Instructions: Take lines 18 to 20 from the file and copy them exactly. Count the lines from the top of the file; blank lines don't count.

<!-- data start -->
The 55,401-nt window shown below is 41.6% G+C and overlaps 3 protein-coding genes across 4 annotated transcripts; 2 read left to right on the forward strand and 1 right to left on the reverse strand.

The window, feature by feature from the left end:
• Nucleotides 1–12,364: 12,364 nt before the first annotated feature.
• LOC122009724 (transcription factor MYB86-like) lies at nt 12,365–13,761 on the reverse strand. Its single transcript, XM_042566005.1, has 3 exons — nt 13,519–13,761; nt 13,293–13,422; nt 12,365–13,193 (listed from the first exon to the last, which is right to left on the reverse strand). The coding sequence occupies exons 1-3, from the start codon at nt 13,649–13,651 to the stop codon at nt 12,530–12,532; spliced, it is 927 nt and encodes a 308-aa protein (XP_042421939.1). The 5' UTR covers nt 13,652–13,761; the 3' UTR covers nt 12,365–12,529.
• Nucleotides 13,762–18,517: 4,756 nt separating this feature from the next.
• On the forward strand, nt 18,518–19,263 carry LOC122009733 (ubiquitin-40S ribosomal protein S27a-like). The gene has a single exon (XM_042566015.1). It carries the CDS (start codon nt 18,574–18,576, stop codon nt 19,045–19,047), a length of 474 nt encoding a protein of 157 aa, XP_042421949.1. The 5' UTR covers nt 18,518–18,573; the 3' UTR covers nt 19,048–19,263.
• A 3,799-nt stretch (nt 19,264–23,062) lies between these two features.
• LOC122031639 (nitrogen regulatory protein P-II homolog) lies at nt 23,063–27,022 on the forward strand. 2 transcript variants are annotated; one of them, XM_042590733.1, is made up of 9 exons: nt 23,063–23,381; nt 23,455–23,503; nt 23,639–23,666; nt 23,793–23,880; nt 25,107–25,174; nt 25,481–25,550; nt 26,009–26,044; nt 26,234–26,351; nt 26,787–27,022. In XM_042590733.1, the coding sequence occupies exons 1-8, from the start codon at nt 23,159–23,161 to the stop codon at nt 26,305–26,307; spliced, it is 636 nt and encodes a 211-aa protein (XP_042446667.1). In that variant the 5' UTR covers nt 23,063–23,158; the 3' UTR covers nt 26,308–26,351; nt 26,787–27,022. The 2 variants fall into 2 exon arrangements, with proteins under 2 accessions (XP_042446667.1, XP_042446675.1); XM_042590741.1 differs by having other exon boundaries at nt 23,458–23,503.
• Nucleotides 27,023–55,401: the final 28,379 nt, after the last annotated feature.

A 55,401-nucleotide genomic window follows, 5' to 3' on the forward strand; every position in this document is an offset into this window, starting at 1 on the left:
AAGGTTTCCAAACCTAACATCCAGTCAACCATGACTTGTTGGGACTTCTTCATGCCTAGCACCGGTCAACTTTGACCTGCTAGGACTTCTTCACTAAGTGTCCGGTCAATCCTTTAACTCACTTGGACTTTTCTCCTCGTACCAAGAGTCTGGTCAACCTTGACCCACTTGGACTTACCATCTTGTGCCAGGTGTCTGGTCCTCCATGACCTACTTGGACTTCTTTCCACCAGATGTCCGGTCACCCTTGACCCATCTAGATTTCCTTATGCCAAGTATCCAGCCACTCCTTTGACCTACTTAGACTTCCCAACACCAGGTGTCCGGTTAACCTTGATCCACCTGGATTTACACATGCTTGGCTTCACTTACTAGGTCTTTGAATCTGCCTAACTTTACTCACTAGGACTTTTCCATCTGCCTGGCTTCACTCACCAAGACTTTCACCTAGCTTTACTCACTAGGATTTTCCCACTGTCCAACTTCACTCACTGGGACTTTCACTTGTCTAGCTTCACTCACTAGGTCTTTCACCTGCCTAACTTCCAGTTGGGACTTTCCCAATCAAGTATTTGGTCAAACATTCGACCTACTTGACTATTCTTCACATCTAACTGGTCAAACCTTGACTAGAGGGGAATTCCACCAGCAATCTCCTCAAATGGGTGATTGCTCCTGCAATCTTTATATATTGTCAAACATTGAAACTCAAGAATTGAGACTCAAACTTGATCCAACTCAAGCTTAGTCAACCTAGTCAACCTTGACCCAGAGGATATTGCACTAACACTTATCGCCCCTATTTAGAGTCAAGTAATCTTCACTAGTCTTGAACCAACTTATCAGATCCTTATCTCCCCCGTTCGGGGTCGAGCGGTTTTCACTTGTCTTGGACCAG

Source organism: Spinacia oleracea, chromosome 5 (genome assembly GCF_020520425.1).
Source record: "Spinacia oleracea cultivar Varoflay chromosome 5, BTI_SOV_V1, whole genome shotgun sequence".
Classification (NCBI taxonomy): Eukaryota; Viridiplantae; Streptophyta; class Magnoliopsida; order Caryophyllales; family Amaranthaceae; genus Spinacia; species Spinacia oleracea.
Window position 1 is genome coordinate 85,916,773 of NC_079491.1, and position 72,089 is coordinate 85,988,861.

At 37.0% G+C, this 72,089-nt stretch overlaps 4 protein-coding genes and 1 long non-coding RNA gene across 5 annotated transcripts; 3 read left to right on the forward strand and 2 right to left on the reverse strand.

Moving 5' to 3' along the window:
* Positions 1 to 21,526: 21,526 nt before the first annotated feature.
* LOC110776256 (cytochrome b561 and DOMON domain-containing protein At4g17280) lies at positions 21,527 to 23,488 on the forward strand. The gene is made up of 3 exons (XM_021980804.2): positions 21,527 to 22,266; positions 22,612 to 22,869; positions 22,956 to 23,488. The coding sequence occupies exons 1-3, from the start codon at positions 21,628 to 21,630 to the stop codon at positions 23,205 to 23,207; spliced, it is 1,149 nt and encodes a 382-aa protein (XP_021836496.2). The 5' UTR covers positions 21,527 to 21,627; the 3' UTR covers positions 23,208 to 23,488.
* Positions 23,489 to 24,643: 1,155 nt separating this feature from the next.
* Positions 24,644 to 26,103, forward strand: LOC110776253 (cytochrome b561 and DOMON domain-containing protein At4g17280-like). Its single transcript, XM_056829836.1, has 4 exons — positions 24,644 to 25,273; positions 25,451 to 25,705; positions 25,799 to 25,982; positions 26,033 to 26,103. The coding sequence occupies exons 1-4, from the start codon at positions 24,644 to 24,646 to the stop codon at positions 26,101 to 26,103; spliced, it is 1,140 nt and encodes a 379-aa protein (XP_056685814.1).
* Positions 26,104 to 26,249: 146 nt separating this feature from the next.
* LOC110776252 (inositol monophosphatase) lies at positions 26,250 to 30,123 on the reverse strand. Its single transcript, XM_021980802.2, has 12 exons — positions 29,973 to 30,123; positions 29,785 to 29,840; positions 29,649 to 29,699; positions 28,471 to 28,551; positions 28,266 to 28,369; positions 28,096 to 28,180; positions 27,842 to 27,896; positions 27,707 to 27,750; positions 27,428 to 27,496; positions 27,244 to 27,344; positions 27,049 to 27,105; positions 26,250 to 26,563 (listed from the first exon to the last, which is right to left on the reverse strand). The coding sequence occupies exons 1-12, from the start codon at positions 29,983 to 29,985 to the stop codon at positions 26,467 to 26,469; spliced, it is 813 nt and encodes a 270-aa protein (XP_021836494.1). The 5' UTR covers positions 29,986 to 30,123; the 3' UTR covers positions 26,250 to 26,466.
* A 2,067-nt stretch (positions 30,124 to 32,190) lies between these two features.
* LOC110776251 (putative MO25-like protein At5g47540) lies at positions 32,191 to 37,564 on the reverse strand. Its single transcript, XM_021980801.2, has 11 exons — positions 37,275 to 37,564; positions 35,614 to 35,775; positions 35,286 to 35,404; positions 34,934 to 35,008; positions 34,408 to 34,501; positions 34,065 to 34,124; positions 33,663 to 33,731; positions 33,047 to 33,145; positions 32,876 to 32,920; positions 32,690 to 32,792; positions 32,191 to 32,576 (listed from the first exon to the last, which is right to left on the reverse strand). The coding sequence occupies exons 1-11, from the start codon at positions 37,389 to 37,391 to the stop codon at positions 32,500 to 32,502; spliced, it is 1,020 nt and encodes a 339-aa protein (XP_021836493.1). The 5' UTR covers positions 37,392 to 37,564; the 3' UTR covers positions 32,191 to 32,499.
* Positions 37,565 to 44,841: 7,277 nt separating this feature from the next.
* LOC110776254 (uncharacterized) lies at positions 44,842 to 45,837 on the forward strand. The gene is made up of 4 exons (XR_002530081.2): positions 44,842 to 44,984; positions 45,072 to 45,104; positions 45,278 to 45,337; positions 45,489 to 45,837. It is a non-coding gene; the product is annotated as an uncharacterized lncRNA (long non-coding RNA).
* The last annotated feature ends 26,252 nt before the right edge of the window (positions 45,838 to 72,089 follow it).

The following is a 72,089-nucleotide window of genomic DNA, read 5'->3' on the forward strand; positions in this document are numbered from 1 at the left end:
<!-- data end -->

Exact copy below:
* Positions 1 to 21,526: 21,526 nt before the first annotated feature.
* LOC110776256 (cytochrome b561 and DOMON domain-containing protein At4g17280) lies at positions 21,527 to 23,488 on the forward strand. The gene is made up of 3 exons (XM_021980804.2): positions 21,527 to 22,266; positions 22,612 to 22,869; positions 22,956 to 23,488. The coding sequence occupies exons 1-3, from the start codon at positions 21,628 to 21,630 to the stop codon at positions 23,205 to 23,207; spliced, it is 1,149 nt and encodes a 382-aa protein (XP_021836496.2). The 5' UTR covers positions 21,527 to 21,627; the 3' UTR covers positions 23,208 to 23,488.
* Positions 23,489 to 24,643: 1,155 nt separating this feature from the next.